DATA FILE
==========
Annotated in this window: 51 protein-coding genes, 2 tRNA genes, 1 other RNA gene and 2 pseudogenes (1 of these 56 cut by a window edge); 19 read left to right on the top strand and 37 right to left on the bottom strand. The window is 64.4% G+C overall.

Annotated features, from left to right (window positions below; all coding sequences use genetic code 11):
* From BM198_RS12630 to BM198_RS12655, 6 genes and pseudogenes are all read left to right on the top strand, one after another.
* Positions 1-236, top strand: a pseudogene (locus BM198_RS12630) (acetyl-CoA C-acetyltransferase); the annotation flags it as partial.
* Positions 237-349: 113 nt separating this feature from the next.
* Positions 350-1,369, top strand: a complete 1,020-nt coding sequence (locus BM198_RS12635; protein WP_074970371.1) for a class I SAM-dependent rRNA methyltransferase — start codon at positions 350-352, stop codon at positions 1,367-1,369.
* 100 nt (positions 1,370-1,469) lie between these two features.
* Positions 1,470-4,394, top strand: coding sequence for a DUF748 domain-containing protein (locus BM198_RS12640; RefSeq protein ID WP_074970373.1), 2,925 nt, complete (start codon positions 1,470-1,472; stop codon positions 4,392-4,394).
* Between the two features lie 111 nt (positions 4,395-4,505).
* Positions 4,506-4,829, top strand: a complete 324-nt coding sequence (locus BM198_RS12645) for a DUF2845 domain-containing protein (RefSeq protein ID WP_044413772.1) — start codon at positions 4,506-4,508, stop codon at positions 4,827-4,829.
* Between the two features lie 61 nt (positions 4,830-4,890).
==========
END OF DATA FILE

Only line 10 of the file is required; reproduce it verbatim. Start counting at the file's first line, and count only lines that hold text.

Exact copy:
* Positions 4,506-4,829, top strand: a complete 324-nt coding sequence (locus BM198_RS12645) for a DUF2845 domain-containing protein (RefSeq protein ID WP_044413772.1) — start codon at positions 4,506-4,508, stop codon at positions 4,827-4,829.